Leaving your full-time job to become self-employed is a big, scary step. So everything has to be right. Especially what you title yourself from now on; you need to send out the right messages to ensure you snatch up every opportunity possible.
So it’s possible that calling yourself a freelancer may not be the best way to go. While it’s a good starting point for those first few unsure weeks, there’s evidence to suggest that actually, going by the term ‘freelancer’ could actually hinder your career progression.
This is particularly true if you’re going to be trading with other companies.
Who are your clients?
If you quit your job to become a freelancer working on a business to business basis, the phrase ‘freelancer’ may not work in your favour.
Many self-employed workers experience a lack of respect from other businesses when referring to themselves as freelancers, and unfortunately, far too many are also conned out of payment for work as a result.
Not only do others question the amount of pressure you can undertake, but there are reasons to believe that describing yourself as a freelancer also places limitations on yourself, forcing you to underestimate the quality of work you produce.
Consider your clients when picking your title, as it’s them that will be making the decision whether to choose you.
A supportive network
While there are pitfalls to being a ‘freelancer’, there are some very big perks too. One of the main positives is the sense of camaraderie that comes with the name.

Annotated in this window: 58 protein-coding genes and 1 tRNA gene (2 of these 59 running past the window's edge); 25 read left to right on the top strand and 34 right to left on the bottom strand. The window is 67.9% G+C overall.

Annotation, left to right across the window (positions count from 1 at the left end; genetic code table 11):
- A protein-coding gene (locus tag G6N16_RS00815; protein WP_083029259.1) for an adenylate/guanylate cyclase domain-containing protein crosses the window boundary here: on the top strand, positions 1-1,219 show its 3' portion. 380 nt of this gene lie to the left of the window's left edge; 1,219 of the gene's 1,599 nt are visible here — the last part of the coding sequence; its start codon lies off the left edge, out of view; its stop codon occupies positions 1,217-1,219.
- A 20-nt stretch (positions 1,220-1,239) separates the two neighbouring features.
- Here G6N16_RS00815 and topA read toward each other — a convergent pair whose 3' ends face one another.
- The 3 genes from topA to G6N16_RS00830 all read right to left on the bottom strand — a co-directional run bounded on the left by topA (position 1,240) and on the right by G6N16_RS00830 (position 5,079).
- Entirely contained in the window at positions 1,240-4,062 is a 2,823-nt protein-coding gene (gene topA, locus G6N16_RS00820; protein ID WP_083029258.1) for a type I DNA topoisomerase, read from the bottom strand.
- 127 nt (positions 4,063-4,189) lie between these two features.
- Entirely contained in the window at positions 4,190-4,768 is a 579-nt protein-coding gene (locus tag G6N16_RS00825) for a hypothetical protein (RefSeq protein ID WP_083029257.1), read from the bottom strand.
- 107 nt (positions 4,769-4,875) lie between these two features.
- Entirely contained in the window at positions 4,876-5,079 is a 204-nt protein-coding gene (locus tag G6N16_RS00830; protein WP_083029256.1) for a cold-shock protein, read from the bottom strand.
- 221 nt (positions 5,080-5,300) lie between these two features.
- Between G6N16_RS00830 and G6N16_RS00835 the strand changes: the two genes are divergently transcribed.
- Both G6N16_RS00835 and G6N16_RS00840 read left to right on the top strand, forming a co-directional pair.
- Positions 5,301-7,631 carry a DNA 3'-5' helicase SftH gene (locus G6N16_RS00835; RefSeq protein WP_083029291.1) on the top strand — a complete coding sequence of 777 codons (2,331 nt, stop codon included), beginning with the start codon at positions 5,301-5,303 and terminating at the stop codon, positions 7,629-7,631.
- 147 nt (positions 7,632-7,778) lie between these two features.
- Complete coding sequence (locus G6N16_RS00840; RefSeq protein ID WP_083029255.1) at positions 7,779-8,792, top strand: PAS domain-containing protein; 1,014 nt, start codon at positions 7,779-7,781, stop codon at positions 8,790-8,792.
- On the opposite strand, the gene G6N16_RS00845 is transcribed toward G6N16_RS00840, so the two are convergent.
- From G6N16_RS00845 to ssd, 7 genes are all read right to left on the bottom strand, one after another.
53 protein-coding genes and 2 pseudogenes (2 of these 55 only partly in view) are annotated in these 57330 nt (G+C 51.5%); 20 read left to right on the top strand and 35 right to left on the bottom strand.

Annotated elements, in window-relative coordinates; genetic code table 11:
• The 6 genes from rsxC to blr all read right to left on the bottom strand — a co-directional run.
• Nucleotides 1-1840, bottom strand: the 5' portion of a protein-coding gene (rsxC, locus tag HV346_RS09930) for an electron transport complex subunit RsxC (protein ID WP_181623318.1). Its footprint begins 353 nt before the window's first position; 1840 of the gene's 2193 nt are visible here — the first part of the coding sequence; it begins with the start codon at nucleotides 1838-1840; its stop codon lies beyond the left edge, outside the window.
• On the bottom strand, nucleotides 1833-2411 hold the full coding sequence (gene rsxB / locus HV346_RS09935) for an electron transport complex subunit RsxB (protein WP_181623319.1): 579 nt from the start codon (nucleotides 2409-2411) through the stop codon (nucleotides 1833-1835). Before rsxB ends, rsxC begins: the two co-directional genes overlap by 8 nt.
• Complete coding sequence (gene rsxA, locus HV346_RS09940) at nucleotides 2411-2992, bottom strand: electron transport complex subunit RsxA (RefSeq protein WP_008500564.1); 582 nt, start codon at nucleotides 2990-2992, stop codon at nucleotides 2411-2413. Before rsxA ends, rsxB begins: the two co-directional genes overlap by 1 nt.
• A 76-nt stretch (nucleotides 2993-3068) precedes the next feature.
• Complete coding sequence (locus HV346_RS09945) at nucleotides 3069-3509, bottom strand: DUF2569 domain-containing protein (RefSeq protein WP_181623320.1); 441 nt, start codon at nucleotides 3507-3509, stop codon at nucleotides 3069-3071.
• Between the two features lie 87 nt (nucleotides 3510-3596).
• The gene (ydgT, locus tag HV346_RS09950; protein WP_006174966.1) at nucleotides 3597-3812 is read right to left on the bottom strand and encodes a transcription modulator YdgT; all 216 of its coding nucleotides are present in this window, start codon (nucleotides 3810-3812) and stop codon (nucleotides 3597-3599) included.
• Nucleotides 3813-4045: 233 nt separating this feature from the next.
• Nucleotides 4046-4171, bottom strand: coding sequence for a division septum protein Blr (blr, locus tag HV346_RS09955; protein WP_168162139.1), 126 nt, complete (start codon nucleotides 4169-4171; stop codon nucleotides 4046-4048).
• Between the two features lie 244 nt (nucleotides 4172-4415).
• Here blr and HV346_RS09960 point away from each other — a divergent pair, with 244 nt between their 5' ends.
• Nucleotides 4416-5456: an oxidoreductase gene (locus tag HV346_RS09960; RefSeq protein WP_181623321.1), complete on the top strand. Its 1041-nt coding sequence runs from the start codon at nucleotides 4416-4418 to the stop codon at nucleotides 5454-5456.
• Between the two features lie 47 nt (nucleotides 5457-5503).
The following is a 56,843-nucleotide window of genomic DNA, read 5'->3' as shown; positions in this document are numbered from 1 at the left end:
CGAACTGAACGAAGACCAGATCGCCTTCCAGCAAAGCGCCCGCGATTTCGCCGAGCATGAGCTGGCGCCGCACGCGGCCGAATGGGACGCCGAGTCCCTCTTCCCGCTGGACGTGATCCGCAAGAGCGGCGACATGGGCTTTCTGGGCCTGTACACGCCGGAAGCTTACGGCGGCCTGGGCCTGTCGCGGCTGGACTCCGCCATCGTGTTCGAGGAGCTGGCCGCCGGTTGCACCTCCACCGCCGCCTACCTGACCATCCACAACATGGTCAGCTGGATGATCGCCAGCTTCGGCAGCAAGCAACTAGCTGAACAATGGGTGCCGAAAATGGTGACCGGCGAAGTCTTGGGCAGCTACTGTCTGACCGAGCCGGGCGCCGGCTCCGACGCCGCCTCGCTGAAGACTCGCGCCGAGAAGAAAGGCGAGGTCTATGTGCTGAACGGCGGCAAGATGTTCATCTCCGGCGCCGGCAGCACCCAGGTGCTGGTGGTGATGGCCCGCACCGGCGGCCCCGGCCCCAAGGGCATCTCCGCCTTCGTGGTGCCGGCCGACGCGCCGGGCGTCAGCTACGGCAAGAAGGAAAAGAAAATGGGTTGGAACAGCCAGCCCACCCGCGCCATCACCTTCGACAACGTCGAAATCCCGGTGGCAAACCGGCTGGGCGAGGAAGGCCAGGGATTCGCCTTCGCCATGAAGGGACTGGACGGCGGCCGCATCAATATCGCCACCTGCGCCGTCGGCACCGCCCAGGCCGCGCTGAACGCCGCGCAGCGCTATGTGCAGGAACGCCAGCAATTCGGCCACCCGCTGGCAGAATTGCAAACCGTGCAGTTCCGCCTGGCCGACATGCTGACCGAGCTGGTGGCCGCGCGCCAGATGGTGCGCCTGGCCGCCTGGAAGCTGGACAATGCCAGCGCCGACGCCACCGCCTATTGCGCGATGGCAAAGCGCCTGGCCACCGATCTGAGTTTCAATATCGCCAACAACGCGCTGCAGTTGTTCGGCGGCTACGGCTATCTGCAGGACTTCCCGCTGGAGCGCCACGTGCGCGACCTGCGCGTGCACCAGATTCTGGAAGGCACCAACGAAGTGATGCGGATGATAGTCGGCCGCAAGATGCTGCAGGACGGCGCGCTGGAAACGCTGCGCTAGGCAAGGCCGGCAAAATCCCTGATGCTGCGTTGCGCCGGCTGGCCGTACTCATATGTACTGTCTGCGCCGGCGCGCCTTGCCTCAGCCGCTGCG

All it takes is a quick twitter search of freelance writers to see that there is a definite sense of solidarity between self-employed workers. Their own network and interactions prove that they look out for one another, and are fierce against clients who aren’t willing to cough up.
It can be comforting to know that there are others in the same boat and there are a number of ways to get in touch with help if you’re struggling, a definite positive when you’re new to the world of freelancing.
If you decide that the term ‘freelancer’ isn’t the right title for you, then there are some alternatives that might fit your business better.
For example, if you’re a graphic designer you may choose a title that’s more specific to the work you do, considering ‘graphic designer’ can cover a whole host of different types of art you may produce. From website designer to fine art designer, there are plenty of alternatives for you to choose from.
One of the pitfalls of choosing an alternative is that it may not give clarity to your work for those who aren’t familiar with the industry, but if you’re working on a business to business basis, then this shouldn’t be a problem. Unfortunately it might mean some awkward and lengthy explanations at cocktail parties!
So, are you a freelancer, an independent contractor or a fully-fledged company? Leave your comments and opinions on the phrase ‘freelancer’ in the comment section below!
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About The Author
Serial snacker, compulsive cocktail sipper and full time wordsmith with a penchant for alliteration, all things marketing and pineapple on pizza.